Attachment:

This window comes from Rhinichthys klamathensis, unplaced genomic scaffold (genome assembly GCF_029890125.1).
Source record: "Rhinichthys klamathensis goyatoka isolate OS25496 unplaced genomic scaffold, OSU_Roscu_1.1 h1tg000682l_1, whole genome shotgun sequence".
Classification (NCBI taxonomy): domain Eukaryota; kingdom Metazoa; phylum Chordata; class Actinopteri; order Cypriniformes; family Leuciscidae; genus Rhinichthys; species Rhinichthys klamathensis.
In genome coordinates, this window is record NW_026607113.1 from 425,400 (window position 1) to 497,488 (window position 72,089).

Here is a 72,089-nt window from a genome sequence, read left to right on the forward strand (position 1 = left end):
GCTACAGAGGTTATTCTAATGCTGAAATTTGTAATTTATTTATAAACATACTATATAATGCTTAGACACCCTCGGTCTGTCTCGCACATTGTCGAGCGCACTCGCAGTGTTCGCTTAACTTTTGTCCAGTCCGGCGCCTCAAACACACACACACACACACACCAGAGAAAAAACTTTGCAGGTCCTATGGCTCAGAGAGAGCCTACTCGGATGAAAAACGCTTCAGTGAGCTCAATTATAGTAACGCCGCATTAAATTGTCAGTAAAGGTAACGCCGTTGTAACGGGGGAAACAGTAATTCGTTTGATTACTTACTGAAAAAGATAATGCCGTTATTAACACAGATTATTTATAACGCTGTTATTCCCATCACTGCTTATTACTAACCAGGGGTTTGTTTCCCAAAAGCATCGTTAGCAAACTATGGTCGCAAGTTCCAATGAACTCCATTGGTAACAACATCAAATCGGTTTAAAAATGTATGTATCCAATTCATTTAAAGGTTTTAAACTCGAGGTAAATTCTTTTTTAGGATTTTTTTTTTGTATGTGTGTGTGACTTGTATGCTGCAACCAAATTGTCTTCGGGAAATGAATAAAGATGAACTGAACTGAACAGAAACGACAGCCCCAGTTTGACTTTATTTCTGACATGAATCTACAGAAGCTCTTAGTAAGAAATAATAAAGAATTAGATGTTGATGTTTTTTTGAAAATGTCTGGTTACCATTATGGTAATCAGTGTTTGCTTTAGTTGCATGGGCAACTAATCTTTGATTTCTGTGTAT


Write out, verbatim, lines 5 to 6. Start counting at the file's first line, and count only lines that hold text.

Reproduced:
Here is a 72,089-nt window from a genome sequence, read left to right on the forward strand (position 1 = left end):
GCTACAGAGGTTATTCTAATGCTGAAATTTGTAATTTATTTATAAACATACTATATAATGCTTAGACACCCTCGGTCTGTCTCGCACATTGTCGAGCGCACTCGCAGTGTTCGCTTAACTTTTGTCCAGTCCGGCGCCTCAAACACACACACACACACACACCAGAGAAAAAACTTTGCAGGTCCTATGGCTCAGAGAGAGCCTACTCGGATGAAAAACGCTTCAGTGAGCTCAATTATAGTAACGCCGCATTAAATTGTCAGTAAAGGTAACGCCGTTGTAACGGGGGAAACAGTAATTCGTTTGATTACTTACTGAAAAAGATAATGCCGTTATTAACACAGATTATTTATAACGCTGTTATTCCCATCACTGCTTATTACTAACCAGGGGTTTGTTTCCCAAAAGCATCGTTAGCAAACTATGGTCGCAAGTTCCAATGAACTCCATTGGTAACAACATCAAATCGGTTTAAAAATGTATGTATCCAATTCATTTAAAGGTTTTAAACTCGAGGTAAATTCTTTTTTAGGATTTTTTTTTTGTATGTGTGTGTGACTTGTATGCTGCAACCAAATTGTCTTCGGGAAATGAATAAAGATGAACTGAACTGAACAGAAACGACAGCCCCAGTTTGACTTTATTTCTGACATGAATCTACAGAAGCTCTTAGTAAGAAATAATAAAGAATTAGATGTTGATGTTTTTTTGAAAATGTCTGGTTACCATTATGGTAATCAGTGTTTGCTTTAGTTGCATGGGCAACTAATCTTTGATTTCTGTGTAT